BODY SHOTS Excerpts

The Shot: Mean Girls

The Take:

Regina easily could be crowned the hottest girl in the school, but when she says she wants to lose 3 pounds and her best friend talks about her flabby arms, it really disturbed me. If these already beautiful girls need fixing, I figure I must be in terrible shape by comparison. And when Regina gets heavier after she’s tricked into eating those extra calorie bars, the message I got was : “Don’t ever gain weight because you will lose all your friends and popularity!” Even today when I watch the movie I still feel like I should be ashamed of my body, which weighs much more than Regina ever did.
(Trish, high school senior)

The Analysis:

“The visual power of these teen pics can be so compelling that in the end they perpetuate rather than challenge the very superficiality they profess to satirize…”

 

The Shot: Shallow Hal

The Take:

I was sitting in the movie theatre with my husband when everyone in the audience cracked up during that scene in “Shallow Hal” when Rosemary breaks the chair in the restaurant. All I could think of was that they were basically laughing at me, because I could barely squeeze into my own seat in the row. I spent the whole rest of the movie panicking I wouldn’t be able to get out of it.
(Marion, age 43, who struggles with overweight).

The Analysis:

“Most problematically, the visual structures and comic devices of Shallow Hal are at cross purposes with its didactic intent. The manic energy that drives the comedy arises from sight-gag images coding the fat woman’s body as giant freak. The central joke of the film is sourced in the problematics of her size; she continually breaks the chairs she sits on, collapses a sports car and creates a tsunami when she dives into a swimming pool...”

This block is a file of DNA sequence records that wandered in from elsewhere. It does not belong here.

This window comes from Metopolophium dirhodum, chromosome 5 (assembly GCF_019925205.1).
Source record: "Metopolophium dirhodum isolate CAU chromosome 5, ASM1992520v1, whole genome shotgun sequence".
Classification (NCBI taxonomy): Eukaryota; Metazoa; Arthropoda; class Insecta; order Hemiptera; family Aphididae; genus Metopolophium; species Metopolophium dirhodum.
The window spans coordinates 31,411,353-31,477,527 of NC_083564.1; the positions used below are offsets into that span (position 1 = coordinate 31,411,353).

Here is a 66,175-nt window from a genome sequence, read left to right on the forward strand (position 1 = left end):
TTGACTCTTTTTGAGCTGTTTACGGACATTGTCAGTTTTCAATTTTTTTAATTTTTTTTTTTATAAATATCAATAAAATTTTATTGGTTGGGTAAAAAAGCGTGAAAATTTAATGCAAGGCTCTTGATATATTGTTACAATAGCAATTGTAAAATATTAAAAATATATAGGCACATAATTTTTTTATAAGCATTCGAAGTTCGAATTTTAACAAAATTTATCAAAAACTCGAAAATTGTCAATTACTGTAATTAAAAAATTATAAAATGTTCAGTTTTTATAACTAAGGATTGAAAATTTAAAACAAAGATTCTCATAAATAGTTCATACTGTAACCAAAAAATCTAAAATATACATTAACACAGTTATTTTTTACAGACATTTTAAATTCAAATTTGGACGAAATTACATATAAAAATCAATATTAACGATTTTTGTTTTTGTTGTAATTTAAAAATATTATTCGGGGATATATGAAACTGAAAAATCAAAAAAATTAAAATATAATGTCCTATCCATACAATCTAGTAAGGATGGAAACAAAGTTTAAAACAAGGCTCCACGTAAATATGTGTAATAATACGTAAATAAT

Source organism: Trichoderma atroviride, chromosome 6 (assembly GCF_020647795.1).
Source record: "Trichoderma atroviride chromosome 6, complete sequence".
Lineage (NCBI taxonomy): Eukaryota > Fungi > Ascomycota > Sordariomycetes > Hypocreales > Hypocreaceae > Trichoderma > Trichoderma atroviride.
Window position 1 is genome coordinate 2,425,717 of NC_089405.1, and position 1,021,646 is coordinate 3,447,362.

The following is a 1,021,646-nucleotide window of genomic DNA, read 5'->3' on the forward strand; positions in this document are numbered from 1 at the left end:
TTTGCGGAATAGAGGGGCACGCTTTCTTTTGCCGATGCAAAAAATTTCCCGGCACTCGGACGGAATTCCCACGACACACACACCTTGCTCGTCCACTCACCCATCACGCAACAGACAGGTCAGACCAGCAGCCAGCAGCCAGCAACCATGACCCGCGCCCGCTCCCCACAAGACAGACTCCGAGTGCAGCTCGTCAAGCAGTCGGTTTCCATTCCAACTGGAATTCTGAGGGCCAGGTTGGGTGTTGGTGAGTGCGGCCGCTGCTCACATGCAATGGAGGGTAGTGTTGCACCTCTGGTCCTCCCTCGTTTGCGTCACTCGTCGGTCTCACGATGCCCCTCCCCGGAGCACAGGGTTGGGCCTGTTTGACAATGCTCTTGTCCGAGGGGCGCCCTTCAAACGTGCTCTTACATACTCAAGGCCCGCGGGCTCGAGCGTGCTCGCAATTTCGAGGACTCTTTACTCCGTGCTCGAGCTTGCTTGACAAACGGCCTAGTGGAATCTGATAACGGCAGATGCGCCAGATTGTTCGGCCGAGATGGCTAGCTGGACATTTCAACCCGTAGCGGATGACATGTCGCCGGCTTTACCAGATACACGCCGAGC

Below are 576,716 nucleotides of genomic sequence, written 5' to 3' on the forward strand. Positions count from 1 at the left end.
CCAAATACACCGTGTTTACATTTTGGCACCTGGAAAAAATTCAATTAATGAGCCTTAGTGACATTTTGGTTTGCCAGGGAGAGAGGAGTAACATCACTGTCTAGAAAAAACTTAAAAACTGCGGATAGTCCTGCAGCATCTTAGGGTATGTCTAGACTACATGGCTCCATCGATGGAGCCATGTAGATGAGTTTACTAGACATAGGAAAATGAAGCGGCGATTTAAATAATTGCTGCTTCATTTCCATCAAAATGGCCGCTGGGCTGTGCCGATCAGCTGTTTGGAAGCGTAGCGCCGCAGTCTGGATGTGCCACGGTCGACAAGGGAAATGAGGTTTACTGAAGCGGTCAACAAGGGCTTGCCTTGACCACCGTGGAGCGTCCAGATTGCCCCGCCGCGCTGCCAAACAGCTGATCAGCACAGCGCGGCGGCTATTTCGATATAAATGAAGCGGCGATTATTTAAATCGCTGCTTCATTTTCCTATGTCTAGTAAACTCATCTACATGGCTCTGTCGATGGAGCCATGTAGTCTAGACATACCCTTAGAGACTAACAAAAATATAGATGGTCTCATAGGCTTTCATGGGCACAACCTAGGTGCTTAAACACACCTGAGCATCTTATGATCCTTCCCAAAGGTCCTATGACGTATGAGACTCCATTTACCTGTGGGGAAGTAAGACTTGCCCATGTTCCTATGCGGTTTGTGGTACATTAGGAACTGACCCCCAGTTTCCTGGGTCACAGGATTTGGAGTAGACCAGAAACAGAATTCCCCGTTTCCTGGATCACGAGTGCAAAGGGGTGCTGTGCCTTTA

The Shot: Kill Bill

The Take:

During spring break my girlfriends and I sat around watching movies and I couldn’t get over how erotic “Kill Bill” seemed. Somehow it made me feel really self conscious despite being really drawn in and fascinated by the actresses’ incredible bodies. One of my friends was talking about how Uma Thurman spent six hours a day training for the Beatrix Kiddo role with coaches and all kinds of kung-fu masters. So after seeing the movie I really was inspired to work out more and got so gung-ho I actually ended up pulling my hamstring from overdoing the running and calisthenics. I often have this feeling of inferiority when watching sexy movie stars but it’s even worse with martial arts movies like this one. I want to be lithe and long like Uma Thurman and Darryl Hanna were but my body seems to be built more like an NFL lineman and less like an acrobatic fashion model. (Carly, college student)

The Analysis:

“And while these action dolls and gung-toting hotties may be the product of male producers appealing to male cultural fantasies, the message to female viewers is still more potent: the way to embody such fantasies and thus be desired by men is to look like the action heroines the films construct.”